CD Review – Will Johnson “Scorpion”
Will Johnson likes to keep busy, last year saw a Centro-matic album, this year the New Multitudes collaboration working up songs from Woody Guthrie’s lyrics, he plays drums and sings with Monsters of Folk, has just had a painting show and amidst all this he spent five days in the studio recording ‘Scorpion’.
With the last couple of albums, from ‘Dual Hawks’, through ‘Eyas’ and ‘Candidate Waltz’, Centro-matic have been turning their back on the lo-fi ethos that sustained most of their career up to that point. The band has been getting tighter and – shock horror – more danceable, but with that change the space for the quietness that was present even in defiance of the supposed schism between Centro-matic and South San Gabriel, the Jekyll to its Hyde has disappeared, possibly to reappear like some culverted river at some point in the future, maybe not.
In any case, it has only disappeared from Centro-matic, not from the broader picture as evidenced by the album Will Johnson made with Jason Molina where both bolstered up the great vein of poetic melancholy with which they are, to a greater or lesser degree, shot through. And Scorpion. That too mines that pensive, reflective strand of Will Johnson’s psyche. The means of articulating the themes that run through the album are those to which he has fruitfully turned in the past: the blurred, distorted vocal, the self-harmonies, the lolling, heavily damped drums, the alternately blunt and gossamer acoustic guitar and the overdriven and heavily reverbed Rhodes, all feature in the palette.
As usual the lyrics are like a thicket you have to cut your way through and they’re kept pushed back a little in the mix, making us work so much harder to decipher what’s going on but when those startlingly beautiful images do loom out of the murk, coming at you like a giant iceberg, they are all the more distilled and refined for it, and he is a wonderfully imagistic lyricist and Scorpion is an album on which he finds himself in full flower, whether it be talking of the ‘golden beast of love’ on the opening track ‘You Will Be Here, Mine’ or speaking of ‘Winter’s long release’ on the title track.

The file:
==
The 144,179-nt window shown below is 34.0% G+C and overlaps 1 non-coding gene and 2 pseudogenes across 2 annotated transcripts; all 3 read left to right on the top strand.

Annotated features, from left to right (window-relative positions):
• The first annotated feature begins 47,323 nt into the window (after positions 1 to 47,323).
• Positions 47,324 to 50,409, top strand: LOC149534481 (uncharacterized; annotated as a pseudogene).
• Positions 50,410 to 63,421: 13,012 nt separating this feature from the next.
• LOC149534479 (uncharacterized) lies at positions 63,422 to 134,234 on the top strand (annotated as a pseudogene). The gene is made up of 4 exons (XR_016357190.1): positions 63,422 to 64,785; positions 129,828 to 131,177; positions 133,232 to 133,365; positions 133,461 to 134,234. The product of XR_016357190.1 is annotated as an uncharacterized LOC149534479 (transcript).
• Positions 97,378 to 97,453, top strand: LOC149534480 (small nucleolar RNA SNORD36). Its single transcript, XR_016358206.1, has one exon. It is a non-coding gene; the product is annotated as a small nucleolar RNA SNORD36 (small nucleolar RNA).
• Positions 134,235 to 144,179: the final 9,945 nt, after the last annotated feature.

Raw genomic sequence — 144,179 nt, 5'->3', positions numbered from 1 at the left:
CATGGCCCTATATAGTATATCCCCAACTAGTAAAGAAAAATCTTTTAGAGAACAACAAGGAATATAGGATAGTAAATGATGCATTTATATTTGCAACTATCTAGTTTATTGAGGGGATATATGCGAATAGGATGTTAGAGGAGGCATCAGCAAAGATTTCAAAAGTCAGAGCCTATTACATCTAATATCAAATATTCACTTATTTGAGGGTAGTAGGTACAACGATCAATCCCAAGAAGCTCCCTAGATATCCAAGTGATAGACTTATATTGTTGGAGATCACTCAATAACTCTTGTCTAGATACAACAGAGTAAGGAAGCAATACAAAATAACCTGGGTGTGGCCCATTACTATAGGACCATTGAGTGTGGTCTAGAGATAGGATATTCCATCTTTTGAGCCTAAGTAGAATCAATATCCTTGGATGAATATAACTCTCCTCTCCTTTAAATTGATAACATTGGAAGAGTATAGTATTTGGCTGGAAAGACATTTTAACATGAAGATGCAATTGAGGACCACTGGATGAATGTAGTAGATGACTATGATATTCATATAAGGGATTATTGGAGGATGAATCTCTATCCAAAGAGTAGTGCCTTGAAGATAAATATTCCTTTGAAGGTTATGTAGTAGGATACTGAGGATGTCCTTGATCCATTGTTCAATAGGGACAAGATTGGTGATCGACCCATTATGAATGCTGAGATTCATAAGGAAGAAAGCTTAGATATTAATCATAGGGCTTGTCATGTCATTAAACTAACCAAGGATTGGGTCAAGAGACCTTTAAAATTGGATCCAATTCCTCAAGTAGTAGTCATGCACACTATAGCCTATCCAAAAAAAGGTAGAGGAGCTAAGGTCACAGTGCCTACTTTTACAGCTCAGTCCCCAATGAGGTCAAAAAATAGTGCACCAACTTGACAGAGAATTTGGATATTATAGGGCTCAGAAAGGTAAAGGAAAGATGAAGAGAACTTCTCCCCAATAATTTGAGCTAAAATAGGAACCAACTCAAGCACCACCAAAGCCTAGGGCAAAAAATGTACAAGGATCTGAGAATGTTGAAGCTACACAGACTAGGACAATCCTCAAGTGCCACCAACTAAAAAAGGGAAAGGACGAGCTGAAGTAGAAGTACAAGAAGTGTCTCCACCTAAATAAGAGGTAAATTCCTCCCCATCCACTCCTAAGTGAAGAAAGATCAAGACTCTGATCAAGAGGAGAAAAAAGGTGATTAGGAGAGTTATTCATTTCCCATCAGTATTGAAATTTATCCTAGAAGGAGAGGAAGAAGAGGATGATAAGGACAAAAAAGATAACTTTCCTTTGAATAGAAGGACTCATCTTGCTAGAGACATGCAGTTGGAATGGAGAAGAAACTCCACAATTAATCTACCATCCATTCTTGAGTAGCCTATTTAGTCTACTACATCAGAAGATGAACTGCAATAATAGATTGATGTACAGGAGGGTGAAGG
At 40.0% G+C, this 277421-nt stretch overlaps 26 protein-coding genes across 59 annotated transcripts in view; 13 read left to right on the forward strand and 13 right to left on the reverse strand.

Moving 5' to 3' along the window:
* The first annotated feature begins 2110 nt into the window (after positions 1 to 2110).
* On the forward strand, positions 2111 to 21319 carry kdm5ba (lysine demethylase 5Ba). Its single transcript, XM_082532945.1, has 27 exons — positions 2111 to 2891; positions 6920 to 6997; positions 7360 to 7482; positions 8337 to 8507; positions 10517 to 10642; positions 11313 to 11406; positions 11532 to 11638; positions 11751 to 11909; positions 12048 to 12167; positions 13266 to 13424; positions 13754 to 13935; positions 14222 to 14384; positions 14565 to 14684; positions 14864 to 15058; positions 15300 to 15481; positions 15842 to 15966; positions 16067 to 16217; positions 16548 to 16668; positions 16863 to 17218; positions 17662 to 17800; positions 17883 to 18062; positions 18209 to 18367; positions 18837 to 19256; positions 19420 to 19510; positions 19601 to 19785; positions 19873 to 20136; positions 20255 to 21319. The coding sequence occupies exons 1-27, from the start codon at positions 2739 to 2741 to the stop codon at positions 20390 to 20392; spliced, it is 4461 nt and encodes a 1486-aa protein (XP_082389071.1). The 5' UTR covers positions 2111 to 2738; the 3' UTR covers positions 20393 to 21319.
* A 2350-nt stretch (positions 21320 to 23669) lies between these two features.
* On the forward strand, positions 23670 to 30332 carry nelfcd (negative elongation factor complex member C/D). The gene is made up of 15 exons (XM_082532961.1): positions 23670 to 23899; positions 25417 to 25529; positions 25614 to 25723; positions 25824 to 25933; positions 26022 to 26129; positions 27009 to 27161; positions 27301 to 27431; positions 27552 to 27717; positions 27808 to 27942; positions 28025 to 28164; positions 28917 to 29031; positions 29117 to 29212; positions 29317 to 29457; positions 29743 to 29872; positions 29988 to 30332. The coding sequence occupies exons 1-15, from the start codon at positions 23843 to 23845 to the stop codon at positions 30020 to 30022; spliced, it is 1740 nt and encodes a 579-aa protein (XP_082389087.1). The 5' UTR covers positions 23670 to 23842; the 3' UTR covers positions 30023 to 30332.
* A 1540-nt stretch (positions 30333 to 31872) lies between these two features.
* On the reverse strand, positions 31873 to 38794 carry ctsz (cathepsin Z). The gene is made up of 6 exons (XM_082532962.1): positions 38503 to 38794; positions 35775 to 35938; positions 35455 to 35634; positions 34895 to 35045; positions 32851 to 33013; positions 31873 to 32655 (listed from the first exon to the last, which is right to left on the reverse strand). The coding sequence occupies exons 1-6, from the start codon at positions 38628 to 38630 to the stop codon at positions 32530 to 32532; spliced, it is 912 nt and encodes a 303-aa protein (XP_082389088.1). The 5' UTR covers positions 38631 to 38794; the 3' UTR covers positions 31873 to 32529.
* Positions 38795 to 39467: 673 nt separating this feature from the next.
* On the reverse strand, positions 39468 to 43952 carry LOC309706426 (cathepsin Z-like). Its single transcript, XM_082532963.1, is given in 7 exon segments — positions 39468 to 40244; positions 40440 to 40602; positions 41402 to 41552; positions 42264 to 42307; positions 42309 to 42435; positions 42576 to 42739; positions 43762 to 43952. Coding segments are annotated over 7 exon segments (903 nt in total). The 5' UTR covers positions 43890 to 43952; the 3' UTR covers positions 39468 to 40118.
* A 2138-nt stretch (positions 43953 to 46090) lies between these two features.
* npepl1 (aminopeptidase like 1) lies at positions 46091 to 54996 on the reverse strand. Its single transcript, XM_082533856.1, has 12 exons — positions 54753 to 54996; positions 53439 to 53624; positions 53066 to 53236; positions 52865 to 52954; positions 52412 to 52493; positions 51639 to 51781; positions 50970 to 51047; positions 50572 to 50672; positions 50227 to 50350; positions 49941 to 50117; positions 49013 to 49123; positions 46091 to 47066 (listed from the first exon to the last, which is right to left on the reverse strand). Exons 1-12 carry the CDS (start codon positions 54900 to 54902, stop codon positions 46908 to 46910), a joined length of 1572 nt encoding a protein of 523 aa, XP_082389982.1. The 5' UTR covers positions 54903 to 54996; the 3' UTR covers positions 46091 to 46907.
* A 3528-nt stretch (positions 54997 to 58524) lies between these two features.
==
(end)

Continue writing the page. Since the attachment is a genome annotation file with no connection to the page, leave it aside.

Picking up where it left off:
Working with Matt Pence and Scott Danborn on the record might seem like a cop out. What makes it not just a gestural Centro-matic record? In fact, it’s a masterstroke as it allows him the sure-footedness to put down these tracks succinctly in the minimum of time and the maximum of immediacy and emotional presence. The lyrics do matter, as does the singing. Sometimes we forget about the singing, forget about the voice but his voice is an incredible vehicle. Tattered and glorious, Will Johnson’s voice is capable of wrenching every drop of emotional resonance from his texts. On this record more than anything he has recorded before it strikes me that his singing is almost church-like, it is replete with a belief in what it is that he is singing. The sparseness of most of the arrangements, the folk-like ‘Blackest Sparrow, Darkest Night’ and ‘Winter Screen Four’ throw this into the headlights but perhaps too there is a mellowness to the subject matter that points us in that direction.
Overall, it’s an incredibly beautiful album, which – as ever – he tries to mask with a certain brusqueness of approach, an almost conversational engagement with the listener but don’t be kidded, this is as intense as poetry gets and it make for a close to perfect record.